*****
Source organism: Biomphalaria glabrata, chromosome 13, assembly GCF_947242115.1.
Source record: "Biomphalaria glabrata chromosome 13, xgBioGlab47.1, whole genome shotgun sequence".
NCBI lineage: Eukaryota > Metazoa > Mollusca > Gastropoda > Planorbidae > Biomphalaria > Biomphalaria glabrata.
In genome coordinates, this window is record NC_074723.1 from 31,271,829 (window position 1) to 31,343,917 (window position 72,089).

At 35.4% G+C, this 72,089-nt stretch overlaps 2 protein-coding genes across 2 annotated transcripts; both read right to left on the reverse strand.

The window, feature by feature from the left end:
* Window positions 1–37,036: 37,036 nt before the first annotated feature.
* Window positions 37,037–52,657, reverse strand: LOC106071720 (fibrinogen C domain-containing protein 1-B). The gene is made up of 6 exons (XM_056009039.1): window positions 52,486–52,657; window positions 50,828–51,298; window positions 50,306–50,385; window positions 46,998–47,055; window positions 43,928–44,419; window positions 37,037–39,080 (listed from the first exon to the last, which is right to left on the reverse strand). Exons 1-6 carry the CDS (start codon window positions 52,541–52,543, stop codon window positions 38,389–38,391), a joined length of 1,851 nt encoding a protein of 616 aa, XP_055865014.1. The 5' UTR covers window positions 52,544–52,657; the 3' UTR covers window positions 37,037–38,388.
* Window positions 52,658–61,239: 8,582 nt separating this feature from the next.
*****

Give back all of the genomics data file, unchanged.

Source organism: Biomphalaria glabrata, chromosome 13, assembly GCF_947242115.1.
Source record: "Biomphalaria glabrata chromosome 13, xgBioGlab47.1, whole genome shotgun sequence".
NCBI lineage: Eukaryota > Metazoa > Mollusca > Gastropoda > Planorbidae > Biomphalaria > Biomphalaria glabrata.
In genome coordinates, this window is record NC_074723.1 from 31,271,829 (window position 1) to 31,343,917 (window position 72,089).

At 35.4% G+C, this 72,089-nt stretch overlaps 2 protein-coding genes across 2 annotated transcripts; both read right to left on the reverse strand.

The window, feature by feature from the left end:
* Window positions 1–37,036: 37,036 nt before the first annotated feature.
* Window positions 37,037–52,657, reverse strand: LOC106071720 (fibrinogen C domain-containing protein 1-B). The gene is made up of 6 exons (XM_056009039.1): window positions 52,486–52,657; window positions 50,828–51,298; window positions 50,306–50,385; window positions 46,998–47,055; window positions 43,928–44,419; window positions 37,037–39,080 (listed from the first exon to the last, which is right to left on the reverse strand). Exons 1-6 carry the CDS (start codon window positions 52,541–52,543, stop codon window positions 38,389–38,391), a joined length of 1,851 nt encoding a protein of 616 aa, XP_055865014.1. The 5' UTR covers window positions 52,544–52,657; the 3' UTR covers window positions 37,037–38,388.
* Window positions 52,658–61,239: 8,582 nt separating this feature from the next.